WHERE: Murphy Institute, 25 W. 43rd St. (between 6th and 5th Ave), 19th floor.

SPS Student Featured in Article

SPS is delighted to share that one of our students, Chancey Fleet, was recently featured in an article on Chancey, who is blind, is pursuing her master’s degree in Disability Studies here at SPS, and was interviewed at length for the piece, which focuses on the myriad technological tools which have “drastically changed the way [people] navigate the city.” The article can be found here.

Hurricane Irene: SPS Supports NYC’s Coastal Storm Plan

evacuationcenterFollowing Hurricane Katrina in 2005, the New York City Office of Emergency Management (OEM) partnered with SPS to help prepare for the potential impact of a large coastal storm. This preparation included the development and delivery of in-person and online training programs and field guides for opening and operating emergency evacuation centers, as well as enhancing the capacity of its web-based disaster management tool, Sahana.

Sahana is a free and open source software application that manages common coordination functions during a disaster.  These functions include managing aid, managing volunteers, finding missing people, and tracking information among government agencies, non-profits, and victims.   SPS has been adapting this software application for OEM to provide basic functions for managing the NYC Coastal Storm Plan Emergency Sheltering System.  SPS provided OEM with the current product solution on August 2nd, just in time for the start of the hurricane season, and, to date, the School has provided emergency sheltering training to over 25,000 city employees.

When it became clear that Hurricane Irene was likely to make landfall in the New York City region, the NYC OEM called upon the SPS team to support its deployment of Sahana. The core Sahana team, led by Washington Hernandez and including Chad Heuschober, Clayton Kramer, and Shirley Chan, worked around the clock from Tuesday, August 23rd through late Sunday, August 28th, deploying and adjusting the Sahana application as necessary during the various phases of implementation on site at the School’s West 31st Street offices. In addition, Andrew Boyarsky, SPS’s Project Director for the Coastal Storm Plan training initiative, was deployed to several evacuation centers in Queens and Brooklyn to help oversee its operation. Before Irene arrived, NYC OEM was able to open 81 evacuation centers throughout the city, many of which were located on CUNY campuses. Andrew chronicled his experience during his 30 hour shift on his blog: Stop Playing Games.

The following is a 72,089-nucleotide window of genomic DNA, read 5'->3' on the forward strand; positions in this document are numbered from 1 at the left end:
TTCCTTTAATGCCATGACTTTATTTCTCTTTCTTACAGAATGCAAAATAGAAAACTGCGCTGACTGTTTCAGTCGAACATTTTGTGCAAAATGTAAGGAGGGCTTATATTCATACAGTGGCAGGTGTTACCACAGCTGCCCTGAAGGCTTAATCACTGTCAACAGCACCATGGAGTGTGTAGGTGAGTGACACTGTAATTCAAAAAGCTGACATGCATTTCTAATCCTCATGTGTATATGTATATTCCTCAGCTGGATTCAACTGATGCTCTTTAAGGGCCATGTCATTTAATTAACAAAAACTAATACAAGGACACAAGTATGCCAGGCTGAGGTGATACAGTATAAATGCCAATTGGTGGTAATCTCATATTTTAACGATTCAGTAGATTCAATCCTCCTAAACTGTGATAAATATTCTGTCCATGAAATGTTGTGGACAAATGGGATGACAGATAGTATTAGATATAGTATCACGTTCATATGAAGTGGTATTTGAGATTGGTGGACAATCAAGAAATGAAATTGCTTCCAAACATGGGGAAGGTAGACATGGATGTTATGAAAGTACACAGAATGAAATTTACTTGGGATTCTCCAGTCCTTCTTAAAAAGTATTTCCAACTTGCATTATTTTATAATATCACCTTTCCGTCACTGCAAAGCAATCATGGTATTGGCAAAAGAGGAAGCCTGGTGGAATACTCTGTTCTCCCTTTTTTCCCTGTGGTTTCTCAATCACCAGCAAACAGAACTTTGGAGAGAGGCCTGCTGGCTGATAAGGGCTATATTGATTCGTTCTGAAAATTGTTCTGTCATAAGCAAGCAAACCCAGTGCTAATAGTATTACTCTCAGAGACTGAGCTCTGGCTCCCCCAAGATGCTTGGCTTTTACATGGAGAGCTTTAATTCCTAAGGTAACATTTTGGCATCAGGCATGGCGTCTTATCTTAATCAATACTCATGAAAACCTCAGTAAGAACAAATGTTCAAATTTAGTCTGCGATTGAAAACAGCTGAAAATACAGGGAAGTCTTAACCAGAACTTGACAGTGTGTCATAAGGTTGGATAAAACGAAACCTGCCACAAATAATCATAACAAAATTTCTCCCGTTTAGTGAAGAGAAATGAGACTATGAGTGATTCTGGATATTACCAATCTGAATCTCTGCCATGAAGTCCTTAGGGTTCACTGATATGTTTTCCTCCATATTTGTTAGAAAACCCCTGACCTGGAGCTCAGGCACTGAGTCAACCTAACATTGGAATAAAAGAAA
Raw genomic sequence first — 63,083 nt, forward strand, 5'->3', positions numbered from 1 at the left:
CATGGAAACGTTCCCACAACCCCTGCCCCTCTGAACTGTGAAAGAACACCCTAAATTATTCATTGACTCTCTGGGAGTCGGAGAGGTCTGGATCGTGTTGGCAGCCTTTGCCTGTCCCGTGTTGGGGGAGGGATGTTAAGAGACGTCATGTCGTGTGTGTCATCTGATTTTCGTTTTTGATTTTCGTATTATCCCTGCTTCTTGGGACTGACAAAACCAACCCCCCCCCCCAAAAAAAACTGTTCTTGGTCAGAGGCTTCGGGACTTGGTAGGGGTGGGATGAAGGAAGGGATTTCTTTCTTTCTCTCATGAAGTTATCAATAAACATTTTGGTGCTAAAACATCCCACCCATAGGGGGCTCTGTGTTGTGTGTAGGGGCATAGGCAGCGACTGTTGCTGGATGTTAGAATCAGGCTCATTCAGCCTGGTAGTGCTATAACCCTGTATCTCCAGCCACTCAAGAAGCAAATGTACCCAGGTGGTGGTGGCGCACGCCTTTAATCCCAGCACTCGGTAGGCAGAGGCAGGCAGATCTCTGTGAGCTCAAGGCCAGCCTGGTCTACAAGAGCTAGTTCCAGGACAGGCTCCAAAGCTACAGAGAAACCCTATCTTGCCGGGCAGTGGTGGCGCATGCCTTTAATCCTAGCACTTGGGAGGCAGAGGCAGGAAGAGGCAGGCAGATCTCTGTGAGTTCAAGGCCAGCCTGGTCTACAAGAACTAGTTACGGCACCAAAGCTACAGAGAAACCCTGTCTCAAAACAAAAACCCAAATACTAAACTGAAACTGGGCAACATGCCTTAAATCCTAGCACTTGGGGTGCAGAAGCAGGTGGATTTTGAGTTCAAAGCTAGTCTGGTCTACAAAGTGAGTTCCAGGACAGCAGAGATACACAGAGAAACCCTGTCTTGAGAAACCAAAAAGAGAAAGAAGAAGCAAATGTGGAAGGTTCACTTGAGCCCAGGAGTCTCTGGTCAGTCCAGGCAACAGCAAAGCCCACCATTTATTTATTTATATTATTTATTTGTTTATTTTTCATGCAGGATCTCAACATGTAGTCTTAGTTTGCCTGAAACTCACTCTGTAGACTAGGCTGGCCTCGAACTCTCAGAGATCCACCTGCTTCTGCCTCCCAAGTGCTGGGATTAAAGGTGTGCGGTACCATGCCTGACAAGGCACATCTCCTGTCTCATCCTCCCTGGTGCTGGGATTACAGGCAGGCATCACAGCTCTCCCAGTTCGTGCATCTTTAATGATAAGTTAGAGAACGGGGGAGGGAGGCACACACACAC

Many thanks and acknowledgements are also due to Brian Peterson and Jill Hyland, for their leadership, and to Paul Russo, Shawn Abraham, Cristina Finan, Pradeep Vijagiri, Z. Lobley, and Joe Vehling, for their support of this application’s deployment. SPS made a real difference during this time of city-wide crisis. We can be extremely proud of each other, our accomplishments, and the help we were able to provide.

Photo (from left to right): Shirley Chan, Washington Hernandez, Andrew Boyarsky, Clayton Kramer, Pradeep Vijagiri, and Chad Heuschober

Recruiting Volunteers for Hurricane Irene in NYC

From Associate Dean Brian Peterson: Fellow New Yorkers…if you are holding out in the City during hurricane Irene and are able to mobilize, The City of New York is recruiting volunteers to help staff hurricane evacuation centers and shelters as well as 311. If interested, contact Whitney Hampton at or 347-776-1513.

SPS Applied Theatre and CUNY Creative Arts Team play The Power Game